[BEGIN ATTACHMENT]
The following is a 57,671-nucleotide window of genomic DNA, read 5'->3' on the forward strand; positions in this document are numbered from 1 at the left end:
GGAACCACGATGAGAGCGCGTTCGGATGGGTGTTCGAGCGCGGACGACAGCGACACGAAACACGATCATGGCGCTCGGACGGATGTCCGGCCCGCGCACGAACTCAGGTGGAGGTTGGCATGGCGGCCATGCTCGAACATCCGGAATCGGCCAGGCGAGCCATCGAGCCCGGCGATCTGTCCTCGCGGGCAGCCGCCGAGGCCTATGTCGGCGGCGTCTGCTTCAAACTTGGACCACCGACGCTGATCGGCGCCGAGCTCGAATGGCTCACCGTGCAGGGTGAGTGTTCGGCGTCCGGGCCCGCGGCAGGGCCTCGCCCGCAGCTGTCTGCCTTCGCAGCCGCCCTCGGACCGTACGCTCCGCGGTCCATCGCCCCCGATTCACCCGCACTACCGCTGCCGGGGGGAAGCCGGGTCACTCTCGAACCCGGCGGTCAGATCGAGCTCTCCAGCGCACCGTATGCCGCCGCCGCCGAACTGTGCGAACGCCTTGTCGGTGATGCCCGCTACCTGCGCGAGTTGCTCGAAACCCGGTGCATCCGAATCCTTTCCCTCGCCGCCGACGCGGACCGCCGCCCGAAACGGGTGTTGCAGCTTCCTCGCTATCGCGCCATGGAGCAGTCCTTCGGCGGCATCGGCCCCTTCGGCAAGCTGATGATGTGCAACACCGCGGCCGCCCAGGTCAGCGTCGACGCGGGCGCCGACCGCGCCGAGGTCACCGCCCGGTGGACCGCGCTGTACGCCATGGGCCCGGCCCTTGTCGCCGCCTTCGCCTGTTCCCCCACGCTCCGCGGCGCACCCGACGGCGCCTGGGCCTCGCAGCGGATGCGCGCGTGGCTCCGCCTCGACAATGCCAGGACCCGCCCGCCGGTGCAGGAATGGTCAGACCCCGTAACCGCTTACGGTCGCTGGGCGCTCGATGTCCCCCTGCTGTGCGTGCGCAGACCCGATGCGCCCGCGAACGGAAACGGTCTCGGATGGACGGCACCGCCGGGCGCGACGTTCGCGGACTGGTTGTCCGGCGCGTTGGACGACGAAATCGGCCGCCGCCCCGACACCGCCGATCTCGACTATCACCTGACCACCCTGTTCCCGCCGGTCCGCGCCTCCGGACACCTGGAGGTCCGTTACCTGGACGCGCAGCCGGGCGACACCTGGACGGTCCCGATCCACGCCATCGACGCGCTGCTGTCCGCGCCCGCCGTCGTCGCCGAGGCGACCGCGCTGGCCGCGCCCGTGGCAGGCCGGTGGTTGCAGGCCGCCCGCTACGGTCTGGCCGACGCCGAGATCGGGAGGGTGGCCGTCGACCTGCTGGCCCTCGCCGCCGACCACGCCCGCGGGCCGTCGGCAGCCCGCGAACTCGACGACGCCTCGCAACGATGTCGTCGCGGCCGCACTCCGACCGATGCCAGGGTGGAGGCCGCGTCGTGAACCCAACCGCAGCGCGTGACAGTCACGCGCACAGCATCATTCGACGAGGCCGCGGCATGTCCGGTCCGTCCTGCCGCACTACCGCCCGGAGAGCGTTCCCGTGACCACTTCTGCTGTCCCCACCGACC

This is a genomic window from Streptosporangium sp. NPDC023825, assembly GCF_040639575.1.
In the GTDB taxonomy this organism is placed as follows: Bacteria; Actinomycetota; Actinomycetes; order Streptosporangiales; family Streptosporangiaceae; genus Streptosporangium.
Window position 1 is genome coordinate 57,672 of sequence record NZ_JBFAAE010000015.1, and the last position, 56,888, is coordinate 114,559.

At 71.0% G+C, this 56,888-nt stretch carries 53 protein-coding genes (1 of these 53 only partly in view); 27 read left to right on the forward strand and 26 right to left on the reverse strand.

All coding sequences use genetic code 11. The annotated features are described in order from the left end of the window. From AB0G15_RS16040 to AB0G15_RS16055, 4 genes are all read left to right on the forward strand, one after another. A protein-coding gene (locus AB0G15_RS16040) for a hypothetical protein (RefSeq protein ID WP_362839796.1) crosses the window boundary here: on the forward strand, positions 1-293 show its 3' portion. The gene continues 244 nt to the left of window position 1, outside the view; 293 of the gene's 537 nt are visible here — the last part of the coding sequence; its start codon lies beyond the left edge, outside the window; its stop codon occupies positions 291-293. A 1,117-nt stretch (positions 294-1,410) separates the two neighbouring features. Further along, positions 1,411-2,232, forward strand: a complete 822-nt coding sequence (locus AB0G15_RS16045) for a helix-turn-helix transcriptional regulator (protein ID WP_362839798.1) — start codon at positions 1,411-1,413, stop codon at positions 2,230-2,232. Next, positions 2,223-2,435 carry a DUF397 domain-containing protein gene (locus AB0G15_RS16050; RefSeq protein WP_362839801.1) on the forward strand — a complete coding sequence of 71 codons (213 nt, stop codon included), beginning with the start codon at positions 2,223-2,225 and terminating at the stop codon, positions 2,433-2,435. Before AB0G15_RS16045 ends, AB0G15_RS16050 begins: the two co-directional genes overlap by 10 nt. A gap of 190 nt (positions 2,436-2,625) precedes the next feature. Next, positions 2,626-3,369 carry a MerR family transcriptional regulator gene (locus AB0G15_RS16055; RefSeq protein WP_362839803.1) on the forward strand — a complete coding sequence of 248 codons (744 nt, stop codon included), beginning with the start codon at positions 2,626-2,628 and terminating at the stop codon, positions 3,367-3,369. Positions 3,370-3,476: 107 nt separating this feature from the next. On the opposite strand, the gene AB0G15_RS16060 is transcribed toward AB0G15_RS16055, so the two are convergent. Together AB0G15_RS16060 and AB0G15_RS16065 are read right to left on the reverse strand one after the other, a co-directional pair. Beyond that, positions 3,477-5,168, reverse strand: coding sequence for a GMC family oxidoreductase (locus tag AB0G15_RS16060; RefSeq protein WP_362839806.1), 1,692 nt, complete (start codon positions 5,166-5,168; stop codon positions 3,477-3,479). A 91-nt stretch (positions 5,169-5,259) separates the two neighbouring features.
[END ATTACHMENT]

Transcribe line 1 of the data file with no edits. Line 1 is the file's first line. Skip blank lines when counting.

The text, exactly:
The following is a 57,671-nucleotide window of genomic DNA, read 5'->3' on the forward strand; positions in this document are numbered from 1 at the left end: